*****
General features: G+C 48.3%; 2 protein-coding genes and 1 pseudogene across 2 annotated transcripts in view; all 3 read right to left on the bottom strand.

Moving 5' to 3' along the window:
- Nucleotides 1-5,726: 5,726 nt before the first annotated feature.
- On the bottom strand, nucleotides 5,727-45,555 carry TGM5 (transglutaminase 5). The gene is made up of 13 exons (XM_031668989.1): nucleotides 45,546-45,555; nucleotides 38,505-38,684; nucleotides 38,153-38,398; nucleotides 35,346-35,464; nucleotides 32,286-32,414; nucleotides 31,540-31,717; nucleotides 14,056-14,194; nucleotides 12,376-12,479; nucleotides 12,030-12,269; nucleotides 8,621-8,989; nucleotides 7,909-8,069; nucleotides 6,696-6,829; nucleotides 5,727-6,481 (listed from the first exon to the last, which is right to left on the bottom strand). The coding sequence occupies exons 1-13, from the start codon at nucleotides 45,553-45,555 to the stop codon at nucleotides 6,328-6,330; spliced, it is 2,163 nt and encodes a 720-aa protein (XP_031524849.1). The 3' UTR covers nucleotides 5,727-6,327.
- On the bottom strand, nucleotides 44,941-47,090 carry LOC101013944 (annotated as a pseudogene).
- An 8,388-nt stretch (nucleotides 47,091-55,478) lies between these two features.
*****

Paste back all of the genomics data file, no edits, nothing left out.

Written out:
General features: G+C 48.3%; 2 protein-coding genes and 1 pseudogene across 2 annotated transcripts in view; all 3 read right to left on the bottom strand.

Moving 5' to 3' along the window:
- Nucleotides 1-5,726: 5,726 nt before the first annotated feature.
- On the bottom strand, nucleotides 5,727-45,555 carry TGM5 (transglutaminase 5). The gene is made up of 13 exons (XM_031668989.1): nucleotides 45,546-45,555; nucleotides 38,505-38,684; nucleotides 38,153-38,398; nucleotides 35,346-35,464; nucleotides 32,286-32,414; nucleotides 31,540-31,717; nucleotides 14,056-14,194; nucleotides 12,376-12,479; nucleotides 12,030-12,269; nucleotides 8,621-8,989; nucleotides 7,909-8,069; nucleotides 6,696-6,829; nucleotides 5,727-6,481 (listed from the first exon to the last, which is right to left on the bottom strand). The coding sequence occupies exons 1-13, from the start codon at nucleotides 45,553-45,555 to the stop codon at nucleotides 6,328-6,330; spliced, it is 2,163 nt and encodes a 720-aa protein (XP_031524849.1). The 3' UTR covers nucleotides 5,727-6,327.
- On the bottom strand, nucleotides 44,941-47,090 carry LOC101013944 (annotated as a pseudogene).
- An 8,388-nt stretch (nucleotides 47,091-55,478) lies between these two features.